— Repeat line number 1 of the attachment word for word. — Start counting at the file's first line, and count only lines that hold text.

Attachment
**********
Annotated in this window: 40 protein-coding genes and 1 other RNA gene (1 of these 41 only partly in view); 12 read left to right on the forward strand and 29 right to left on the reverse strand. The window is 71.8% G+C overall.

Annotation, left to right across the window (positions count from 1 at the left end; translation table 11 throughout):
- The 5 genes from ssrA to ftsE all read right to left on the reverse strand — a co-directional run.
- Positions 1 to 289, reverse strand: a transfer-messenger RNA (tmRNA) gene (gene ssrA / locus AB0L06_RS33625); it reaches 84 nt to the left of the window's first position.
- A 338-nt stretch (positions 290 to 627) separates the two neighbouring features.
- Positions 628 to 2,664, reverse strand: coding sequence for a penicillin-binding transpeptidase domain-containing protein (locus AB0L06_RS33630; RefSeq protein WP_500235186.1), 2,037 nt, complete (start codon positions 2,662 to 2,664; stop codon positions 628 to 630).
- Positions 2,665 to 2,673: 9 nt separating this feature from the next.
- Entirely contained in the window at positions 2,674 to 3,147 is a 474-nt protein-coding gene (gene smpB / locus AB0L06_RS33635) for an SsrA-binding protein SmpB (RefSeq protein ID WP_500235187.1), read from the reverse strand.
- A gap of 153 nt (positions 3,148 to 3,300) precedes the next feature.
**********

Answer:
Annotated in this window: 40 protein-coding genes and 1 other RNA gene (1 of these 41 only partly in view); 12 read left to right on the forward strand and 29 right to left on the reverse strand. The window is 71.8% G+C overall.